Rooty Rooty it's the best PCLOS hear our singing song
Singing a song humming a song singing a song
Down loading PCLOS without any stress you can’t go wrong
Sing the song song the sing
Song song song sing sing sing sing song
Happy Birthday Texstar Shine we give you a cheer
Our thanks to you are so sincere
Happy Birthday Texstar Shine you're still going strong
My friends and I will have PCLOS our whole life long
Gadgets &
& Gear:
Gear: Canyon
Canyon Notebook
Notebook Stand
by AndrzejL
Many times on our forums, I have seen a topics
starting with a subject line, “My laptop/netbook is
overheating. What can I do?”. Most common
reasons were that the CPU was working at its top
speed, due to a process running wild. Or, a ton of
dust was clogging the fan and radiator. But what if
that is not the problem? What if the designers of the
machine saved few €/£ or $ or whatever the
currency is used in your country? What if the
computer really needs a better cooling solution?
I know! Lets dissemble it and make a holes in the
cover so the machine has better ventilation. NO!
Lets not do that. Making holes in the laptop case is
not a way out of this situation. So maybe I could
gently open the case, and put a bigger fan into it.
No. Lets not do that, either. Opening the
case/replacing any parts inside (if you're not a
trained/skilled computer maintenance technician)
can be dangerous for you, and for your gear. It will
void the warranty of the computer, too. What can I
do then, you ask? Well, then how about this:
You could go to the computer
store, and ask for a notebook
stand with the fan built in. I kid
you not. I got one myself. I
bought a notebook stand from
Canyon (http://www.canyon­
tech.com/), marked with a s/n
CNP­NS1. It was €23 (about
$32.50 in US dollars) in my
local computer store, which
means you can get it much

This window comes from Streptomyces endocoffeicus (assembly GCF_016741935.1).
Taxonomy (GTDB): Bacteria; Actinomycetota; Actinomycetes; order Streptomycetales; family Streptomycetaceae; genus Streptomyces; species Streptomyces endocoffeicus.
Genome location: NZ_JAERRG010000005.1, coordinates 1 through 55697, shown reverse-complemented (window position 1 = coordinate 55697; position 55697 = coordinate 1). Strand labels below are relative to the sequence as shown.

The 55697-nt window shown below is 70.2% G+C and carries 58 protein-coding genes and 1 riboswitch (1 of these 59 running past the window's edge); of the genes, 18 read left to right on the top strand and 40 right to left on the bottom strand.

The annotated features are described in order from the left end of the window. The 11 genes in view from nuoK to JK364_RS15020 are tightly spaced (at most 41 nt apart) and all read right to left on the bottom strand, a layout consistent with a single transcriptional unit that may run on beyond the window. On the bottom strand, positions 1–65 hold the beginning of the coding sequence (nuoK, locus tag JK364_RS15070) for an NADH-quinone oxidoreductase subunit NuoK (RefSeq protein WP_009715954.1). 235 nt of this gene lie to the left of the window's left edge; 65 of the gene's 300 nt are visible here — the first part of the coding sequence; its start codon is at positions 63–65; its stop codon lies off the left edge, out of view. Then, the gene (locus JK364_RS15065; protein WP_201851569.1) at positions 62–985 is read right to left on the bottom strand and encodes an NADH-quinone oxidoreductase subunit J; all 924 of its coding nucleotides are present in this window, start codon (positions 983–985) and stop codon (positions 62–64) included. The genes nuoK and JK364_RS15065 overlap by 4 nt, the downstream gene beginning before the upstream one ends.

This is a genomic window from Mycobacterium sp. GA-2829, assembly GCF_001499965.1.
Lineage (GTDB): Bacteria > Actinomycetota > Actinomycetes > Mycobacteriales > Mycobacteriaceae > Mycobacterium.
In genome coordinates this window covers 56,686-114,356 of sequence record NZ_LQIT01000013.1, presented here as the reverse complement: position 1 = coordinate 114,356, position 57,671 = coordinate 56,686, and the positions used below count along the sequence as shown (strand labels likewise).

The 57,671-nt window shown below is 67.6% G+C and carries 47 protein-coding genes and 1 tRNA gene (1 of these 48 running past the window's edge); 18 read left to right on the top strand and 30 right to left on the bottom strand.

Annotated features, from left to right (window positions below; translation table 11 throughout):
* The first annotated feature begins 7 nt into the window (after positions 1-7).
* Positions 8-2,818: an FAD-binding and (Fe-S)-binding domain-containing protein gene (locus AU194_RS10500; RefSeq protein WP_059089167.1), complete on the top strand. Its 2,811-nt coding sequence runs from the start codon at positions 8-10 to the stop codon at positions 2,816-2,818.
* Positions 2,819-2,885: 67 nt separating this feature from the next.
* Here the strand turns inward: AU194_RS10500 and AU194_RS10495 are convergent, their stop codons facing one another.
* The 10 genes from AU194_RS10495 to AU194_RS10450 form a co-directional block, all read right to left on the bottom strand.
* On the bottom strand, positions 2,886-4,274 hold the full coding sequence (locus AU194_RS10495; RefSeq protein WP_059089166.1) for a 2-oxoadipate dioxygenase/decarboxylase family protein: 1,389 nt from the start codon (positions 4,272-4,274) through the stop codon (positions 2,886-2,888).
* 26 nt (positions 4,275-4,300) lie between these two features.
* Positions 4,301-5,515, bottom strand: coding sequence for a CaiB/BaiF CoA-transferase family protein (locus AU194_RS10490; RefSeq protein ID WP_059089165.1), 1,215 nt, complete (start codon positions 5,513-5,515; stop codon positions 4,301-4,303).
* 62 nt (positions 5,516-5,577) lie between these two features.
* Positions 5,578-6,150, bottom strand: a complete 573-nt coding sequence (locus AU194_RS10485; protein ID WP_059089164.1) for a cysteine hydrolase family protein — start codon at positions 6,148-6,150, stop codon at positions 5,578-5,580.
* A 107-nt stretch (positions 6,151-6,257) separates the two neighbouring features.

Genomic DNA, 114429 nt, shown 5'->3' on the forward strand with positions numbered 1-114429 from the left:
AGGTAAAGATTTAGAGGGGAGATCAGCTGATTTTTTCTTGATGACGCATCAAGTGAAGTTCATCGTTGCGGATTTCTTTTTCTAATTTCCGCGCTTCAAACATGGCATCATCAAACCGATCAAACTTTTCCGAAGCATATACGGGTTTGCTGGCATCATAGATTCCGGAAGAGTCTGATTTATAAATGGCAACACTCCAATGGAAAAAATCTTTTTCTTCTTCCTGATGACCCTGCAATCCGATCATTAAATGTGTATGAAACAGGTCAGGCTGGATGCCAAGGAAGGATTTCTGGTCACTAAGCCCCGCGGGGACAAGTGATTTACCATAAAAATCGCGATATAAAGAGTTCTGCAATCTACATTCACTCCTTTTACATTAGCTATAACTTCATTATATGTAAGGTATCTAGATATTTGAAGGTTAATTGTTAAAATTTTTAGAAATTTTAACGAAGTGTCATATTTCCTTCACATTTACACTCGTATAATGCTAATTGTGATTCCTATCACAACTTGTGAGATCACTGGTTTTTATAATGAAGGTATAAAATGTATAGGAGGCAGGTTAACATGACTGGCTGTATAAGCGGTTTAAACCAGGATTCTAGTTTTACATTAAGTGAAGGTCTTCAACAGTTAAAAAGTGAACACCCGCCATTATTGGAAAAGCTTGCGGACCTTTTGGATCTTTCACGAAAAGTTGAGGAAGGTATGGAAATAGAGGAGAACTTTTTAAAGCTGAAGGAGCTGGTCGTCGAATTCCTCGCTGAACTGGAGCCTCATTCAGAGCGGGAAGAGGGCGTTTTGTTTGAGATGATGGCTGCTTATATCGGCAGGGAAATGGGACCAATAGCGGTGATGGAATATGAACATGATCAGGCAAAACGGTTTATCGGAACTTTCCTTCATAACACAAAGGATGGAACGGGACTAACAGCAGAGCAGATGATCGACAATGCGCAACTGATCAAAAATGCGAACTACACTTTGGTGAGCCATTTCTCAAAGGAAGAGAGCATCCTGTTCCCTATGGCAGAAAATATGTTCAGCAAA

cheaper if you live in bigger
city where the competition
won't allow a single,
monopolistic shop to set
unrealistic prices. As you can
see on the product site, you
can buy different versions of
the stand, including the
smaller version
Notebook stand. What can
one expect from it? I didn't
know until I got one, to be honest. What does mine
have? It has:
• 360­degree swivel base – Nice feature that allows
you to turn your notebook around
• Ergonomic adjustable stand –
Ergonomic. Well it does looks
nice/cool to me.
• Ultra silent fan – I can barely
hear it and the computer's temp
is down a bit. The case is not
getting hot anymore.
• USB power supply – For the
• Unique cable storage
design. ­ Errrr, I know
nothing about cable storage
designs, to be honest. It does
it's job. That's all I know.
• Design for up to 17''
notebook – I bet it is, and I
wish I had a 17'' lappy to test
To be honest, it's a very cool
gadget, and ever since I
bought it, I've been happy
with it. What I like about it
most? I can barely hear the
fan, and it makes my Acer
Travelmate 2420 work a bit
less noisily. The computer's
temperature is down, which
makes the internal fan work on a lower speed
setting. That will probably allow the fan to live
longer. Also, the keyboard is not getting hot, which
used to be the case. And, on the top of that, it
makes my old machine look cool.
What does Canyon says about it's product on it's
web site?
“Notebook stand with adjustable rotating base
and silent USB­powered cooling fan.
This notebook stand allows positioning the